Humps

A few weeks ago, Westchester Ave., which runs between Ellicott City, MD, through the town of Oella, and ends in Catonsville, was re-paved.  As recently as a month or so ago, I remember riding my bike up it and being kind of surprised that they hadn’t added speed humps, as they seem to be ubiquitous pretty much everywhere else in the area.  Sure enough, not a week after, zillions of speed humps had magically appeared along Westchester Ave.

Speed humps are a band-aid fix for a larger systemic problem.  People speed on back roads because they’re built too wide.  Roads are built too wide because fire departments require it (Google it if you don’t believe me, or read the excellent book Suburban Nation, by Duany, Plater-Zyberk, and Speck).  Paradoxically, this increases speeds along the roads, which makes them less safe.  Traffic engineers “fix” this problem by building speed humps, which annoy everyone.  It’s suburban planning at its finest.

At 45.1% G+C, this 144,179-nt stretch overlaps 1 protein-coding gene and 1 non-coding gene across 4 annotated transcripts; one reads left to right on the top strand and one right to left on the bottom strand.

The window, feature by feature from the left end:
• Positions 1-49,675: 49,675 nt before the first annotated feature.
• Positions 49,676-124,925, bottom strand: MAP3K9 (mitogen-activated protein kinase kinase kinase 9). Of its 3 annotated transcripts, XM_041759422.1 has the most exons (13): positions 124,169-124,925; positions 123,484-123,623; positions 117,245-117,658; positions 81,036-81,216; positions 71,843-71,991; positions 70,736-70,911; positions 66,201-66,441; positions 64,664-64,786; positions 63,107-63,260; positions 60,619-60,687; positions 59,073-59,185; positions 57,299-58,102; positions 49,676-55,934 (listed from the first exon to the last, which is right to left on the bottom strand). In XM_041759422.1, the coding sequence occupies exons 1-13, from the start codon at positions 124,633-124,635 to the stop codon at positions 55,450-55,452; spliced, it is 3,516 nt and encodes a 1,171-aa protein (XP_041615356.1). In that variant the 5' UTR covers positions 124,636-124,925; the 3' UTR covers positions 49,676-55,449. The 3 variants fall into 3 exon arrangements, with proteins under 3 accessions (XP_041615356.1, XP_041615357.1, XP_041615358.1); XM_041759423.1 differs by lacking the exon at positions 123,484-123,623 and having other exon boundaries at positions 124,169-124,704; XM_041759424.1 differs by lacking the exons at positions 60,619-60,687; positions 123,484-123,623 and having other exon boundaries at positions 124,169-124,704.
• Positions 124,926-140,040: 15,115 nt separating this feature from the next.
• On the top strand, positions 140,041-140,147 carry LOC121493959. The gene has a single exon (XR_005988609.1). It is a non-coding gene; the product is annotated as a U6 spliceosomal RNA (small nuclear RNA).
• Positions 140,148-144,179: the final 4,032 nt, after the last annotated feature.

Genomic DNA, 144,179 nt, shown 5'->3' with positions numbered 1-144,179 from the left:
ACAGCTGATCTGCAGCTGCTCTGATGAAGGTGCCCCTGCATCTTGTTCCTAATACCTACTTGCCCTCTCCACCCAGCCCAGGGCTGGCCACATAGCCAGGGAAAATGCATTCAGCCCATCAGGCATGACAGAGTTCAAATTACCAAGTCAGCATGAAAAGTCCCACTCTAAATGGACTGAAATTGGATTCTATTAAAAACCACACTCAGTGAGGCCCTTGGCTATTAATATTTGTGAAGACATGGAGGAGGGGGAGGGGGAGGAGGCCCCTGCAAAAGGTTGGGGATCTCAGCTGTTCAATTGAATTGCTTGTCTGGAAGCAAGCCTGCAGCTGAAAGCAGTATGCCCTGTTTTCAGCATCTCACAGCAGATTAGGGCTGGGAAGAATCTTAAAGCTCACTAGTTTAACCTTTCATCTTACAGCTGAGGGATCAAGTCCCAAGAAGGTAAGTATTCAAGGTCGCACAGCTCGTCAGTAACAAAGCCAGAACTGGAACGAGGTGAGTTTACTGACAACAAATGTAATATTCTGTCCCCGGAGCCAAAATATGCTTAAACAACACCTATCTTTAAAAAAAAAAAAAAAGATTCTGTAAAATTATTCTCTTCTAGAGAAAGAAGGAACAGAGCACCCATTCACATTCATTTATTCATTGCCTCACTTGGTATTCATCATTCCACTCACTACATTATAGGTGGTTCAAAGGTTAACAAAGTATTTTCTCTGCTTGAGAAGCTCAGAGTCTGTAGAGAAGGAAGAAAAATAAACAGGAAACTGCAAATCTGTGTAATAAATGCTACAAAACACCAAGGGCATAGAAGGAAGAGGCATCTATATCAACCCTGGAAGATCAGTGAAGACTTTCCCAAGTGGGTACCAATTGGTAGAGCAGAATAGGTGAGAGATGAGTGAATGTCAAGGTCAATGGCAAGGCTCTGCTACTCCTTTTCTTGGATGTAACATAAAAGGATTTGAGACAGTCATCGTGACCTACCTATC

Catonsville provides an interesting case study for this.  Catonsville has older sections and newer sections.  The older sections have relatively narrow, tree-lined streets with on-street parking.  These are the kind of streets where when two cars approach each other from opposite directions, one has to give way to allow the other room to get by.  Motorists drive slowly and carefully without the need for “traffic calming.”  It’s not uncommon to see kids playing in and around the street.  Contrast that with the newer sections of Catonsville, which have wider streets and fewer trees and other obstacles.  Everyone drives too fast, kids aren’t allowed anywhere near the road, and planners try to fix it with speed humps.  Guess which type of street is statistically safer?  And, as a corollary, guess which is more enjoyable to ride a bike on?

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